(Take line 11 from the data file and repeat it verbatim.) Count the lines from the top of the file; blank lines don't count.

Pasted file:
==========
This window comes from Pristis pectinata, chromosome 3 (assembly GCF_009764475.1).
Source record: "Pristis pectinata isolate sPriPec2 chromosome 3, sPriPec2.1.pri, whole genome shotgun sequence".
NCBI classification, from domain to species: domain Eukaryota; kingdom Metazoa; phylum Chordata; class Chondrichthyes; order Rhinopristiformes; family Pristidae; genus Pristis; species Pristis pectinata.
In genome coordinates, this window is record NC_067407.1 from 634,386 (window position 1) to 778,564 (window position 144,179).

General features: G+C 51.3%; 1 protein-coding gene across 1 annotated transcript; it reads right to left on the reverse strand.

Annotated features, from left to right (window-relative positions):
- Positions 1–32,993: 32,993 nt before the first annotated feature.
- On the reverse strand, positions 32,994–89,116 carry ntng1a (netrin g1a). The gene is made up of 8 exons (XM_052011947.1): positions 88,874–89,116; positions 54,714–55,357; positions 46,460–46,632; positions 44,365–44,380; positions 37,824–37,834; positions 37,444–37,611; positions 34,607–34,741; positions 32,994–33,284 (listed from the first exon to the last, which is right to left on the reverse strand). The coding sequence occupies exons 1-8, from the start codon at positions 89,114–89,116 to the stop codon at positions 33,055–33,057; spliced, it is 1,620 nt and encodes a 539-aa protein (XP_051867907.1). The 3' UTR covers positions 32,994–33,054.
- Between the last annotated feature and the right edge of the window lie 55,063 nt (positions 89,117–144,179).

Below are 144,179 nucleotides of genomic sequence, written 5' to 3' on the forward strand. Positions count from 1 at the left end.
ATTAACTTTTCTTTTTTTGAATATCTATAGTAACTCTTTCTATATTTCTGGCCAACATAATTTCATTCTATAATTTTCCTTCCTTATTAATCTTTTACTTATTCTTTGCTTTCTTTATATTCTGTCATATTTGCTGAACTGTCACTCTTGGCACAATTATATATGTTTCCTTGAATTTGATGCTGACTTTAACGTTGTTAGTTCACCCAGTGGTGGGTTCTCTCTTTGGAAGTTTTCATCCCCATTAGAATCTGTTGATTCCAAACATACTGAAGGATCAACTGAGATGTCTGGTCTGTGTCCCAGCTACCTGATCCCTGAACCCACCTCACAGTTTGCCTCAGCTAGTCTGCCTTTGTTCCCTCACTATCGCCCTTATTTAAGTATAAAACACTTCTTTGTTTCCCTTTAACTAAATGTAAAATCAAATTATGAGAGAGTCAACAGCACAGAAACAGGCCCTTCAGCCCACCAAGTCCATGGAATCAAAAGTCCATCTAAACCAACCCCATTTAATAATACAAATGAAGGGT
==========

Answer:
ATTAACTTTTCTTTTTTTGAATATCTATAGTAACTCTTTCTATATTTCTGGCCAACATAATTTCATTCTATAATTTTCCTTCCTTATTAATCTTTTACTTATTCTTTGCTTTCTTTATATTCTGTCATATTTGCTGAACTGTCACTCTTGGCACAATTATATATGTTTCCTTGAATTTGATGCTGACTTTAACGTTGTTAGTTCACCCAGTGGTGGGTTCTCTCTTTGGAAGTTTTCATCCCCATTAGAATCTGTTGATTCCAAACATACTGAAGGATCAACTGAGATGTCTGGTCTGTGTCCCAGCTACCTGATCCCTGAACCCACCTCACAGTTTGCCTCAGCTAGTCTGCCTTTGTTCCCTCACTATCGCCCTTATTTAAGTATAAAACACTTCTTTGTTTCCCTTTAACTAAATGTAAAATCAAATTATGAGAGAGTCAACAGCACAGAAACAGGCCCTTCAGCCCACCAAGTCCATGGAATCAAAAGTCCATCTAAACCAACCCCATTTAATAATACAAATGAAGGGT